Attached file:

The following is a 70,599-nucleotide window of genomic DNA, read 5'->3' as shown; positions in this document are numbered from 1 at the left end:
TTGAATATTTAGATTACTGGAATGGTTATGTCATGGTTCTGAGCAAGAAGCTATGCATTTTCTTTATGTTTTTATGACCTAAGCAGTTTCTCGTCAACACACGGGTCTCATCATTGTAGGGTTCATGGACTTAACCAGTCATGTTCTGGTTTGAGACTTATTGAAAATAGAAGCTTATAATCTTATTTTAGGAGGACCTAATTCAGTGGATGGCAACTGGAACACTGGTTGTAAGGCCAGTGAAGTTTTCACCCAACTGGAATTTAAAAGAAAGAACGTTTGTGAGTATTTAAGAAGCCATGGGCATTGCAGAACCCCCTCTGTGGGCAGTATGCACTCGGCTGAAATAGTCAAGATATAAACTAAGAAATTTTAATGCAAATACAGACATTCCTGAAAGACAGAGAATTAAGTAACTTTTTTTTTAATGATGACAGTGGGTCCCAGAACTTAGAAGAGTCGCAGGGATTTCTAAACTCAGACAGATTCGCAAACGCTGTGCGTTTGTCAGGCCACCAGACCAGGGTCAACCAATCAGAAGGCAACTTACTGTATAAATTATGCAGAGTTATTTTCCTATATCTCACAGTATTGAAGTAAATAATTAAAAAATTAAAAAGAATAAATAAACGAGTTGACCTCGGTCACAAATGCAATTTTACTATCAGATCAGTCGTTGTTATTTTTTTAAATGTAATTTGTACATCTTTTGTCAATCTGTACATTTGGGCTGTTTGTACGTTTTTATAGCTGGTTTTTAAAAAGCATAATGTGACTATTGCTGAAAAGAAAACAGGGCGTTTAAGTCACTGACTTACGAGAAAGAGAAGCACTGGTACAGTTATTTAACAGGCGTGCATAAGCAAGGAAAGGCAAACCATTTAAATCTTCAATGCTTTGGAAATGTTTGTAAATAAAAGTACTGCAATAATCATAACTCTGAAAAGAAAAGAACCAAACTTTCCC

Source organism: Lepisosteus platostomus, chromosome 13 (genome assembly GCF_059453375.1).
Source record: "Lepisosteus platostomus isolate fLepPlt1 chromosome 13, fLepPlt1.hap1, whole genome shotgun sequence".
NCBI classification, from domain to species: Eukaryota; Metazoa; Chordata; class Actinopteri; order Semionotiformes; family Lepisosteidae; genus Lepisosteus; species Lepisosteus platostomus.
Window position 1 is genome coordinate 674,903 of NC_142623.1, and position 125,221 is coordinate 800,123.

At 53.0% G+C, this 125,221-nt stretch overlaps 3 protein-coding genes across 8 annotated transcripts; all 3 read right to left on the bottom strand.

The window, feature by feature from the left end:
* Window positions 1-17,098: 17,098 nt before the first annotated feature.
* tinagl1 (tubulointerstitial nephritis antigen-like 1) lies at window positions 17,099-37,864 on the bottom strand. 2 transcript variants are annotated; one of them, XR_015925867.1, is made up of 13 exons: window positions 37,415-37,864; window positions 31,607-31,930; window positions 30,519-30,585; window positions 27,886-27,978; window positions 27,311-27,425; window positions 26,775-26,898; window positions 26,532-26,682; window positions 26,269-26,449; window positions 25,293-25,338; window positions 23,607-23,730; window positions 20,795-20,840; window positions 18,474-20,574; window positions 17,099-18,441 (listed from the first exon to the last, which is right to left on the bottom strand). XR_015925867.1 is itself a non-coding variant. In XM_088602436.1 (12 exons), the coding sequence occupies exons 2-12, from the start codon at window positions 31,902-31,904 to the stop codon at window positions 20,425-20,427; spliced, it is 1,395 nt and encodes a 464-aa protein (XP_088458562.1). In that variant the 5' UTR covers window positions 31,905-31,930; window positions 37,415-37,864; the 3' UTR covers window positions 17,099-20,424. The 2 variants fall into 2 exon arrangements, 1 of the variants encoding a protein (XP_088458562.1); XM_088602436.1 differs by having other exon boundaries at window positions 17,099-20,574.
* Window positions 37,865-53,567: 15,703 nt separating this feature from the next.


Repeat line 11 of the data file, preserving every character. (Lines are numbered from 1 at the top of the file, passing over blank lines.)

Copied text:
* Window positions 37,865-53,567: 15,703 nt separating this feature from the next.